Little Fockers (PG-13)
Carmike 10, Chapel Hills 15, Cinemark 16, Hollywood Interquest, Tinseltown
It astonishes me that people — many people — proudly put their names on this movie, even the ones who aren't on screen and could have escaped unknown. It's mystifying enough trying to fathom just what the hell an actor with the stature of Robert De Niro is doing in a movie that finds the height of its humor in a child's projectile vomiting and dick jokes. But I suppose he's stuck with it up to this point — there now exists a "Focker trilogy" — and he'd better make the best of it.
The act of creative violence that is Little Fockers begins with the title — the film has almost nothing to do with the children who bear that unfortunate name — and doesn't end till ... well, it still hasn't ended for me, as I continue to contemplate, however unwillingly, a movie that is both baffling and pointless.
Director Paul Weitz and screenwriters John Hamburg and Larry Stuckey have neither the courage of their juvenile grossout convictions nor the ingenuity to figure out what's really funny. Because for all the grossout that is here — for instance, Ben Stiller's nurse Greg Focker bonding with drug rep Jessica Alba over the anal probing of a hapless hospital patient — the story keeps running right up to moments that seem hellbent on, say, indulging homophobia or fears of male sexual inadequacy, and then stopping short. They neglect to offer a punch line, and try to distract us by moving in an entirely random different direction.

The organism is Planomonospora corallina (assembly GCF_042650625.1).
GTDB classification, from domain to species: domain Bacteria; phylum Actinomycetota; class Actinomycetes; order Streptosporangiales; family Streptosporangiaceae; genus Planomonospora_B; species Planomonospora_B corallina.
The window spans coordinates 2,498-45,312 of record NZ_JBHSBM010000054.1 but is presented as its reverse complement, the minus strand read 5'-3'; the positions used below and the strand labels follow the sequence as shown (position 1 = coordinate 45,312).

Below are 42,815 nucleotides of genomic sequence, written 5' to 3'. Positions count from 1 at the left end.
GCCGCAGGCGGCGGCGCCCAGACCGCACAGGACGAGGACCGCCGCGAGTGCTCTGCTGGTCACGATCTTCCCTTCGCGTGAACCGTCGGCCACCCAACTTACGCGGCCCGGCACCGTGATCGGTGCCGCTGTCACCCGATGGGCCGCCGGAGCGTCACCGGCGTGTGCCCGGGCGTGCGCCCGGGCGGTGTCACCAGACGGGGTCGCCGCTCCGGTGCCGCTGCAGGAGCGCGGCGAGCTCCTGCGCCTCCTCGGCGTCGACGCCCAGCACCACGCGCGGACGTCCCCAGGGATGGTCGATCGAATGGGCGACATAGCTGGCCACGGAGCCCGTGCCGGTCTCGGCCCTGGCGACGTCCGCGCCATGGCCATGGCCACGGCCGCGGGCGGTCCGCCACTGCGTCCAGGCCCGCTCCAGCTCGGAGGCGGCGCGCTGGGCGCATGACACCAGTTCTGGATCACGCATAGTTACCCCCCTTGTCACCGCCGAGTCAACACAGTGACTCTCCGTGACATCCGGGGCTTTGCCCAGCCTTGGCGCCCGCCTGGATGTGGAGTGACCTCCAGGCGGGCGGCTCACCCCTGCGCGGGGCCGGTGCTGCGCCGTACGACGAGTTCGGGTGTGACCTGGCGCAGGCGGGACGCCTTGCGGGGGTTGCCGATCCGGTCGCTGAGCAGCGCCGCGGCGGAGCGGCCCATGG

Little Fockers is, in fact, the cinematic equivalent of a Viagra-induced four-hour boner: It looks ready for action, but it never quite finishes.
Once again, Greg Focker, now a powerful hospital administrator, butts heads with his psychotic father-in-law, Jack Byrnes (De Niro), over whether Greg is man enough to be an effective husband and father. This involves Jack interrogating Greg on Greg's sex life with his daughter, Pam (Teri Polo), which is deeply disturbing on many levels. It also involves letting the plot, such as it is, wander wherever it wants, as long as there's the potential for Greg to be embarrassed and unmanned in some way.
Enter Owen Wilson's Kevin Rawley, the "perfect" suitor who Pam let get away, and whom Jack still wishes his precious offspring had allied herself with. It's supposed to be a hilarious contrast, the one between Kevin's obscene wealth and New Age touchy-feely-ness and Greg's ... well, Greg apparently makes a pretty good living and is a sweet, gentle guy, too. Jack's objection to Greg never really has made sense.
Oh, but I'm thinking far too much about this stupid movie, and far more than anyone involved in making it did. If they'd thought about it, they'd have realized that throwing in random shit is a poor way to tell a story. Twisting things so De Niro can have an on-screen argument with Harvey Keitel, who comes and goes with little apparent rationale as a contractor working on Greg's new house, is simply lazy. And torturing a joke just to work De Niro into delivering the phrase "godfocker" is downright inexcusable.
I'd call this a movie for those with a short attention span, but that's giving it too much credit. It expects its audience to have no attention span at all, so they won't notice when it's nothing more than two damn hours of arbitrary assholery and unconnected melodrama masquerading as a movie.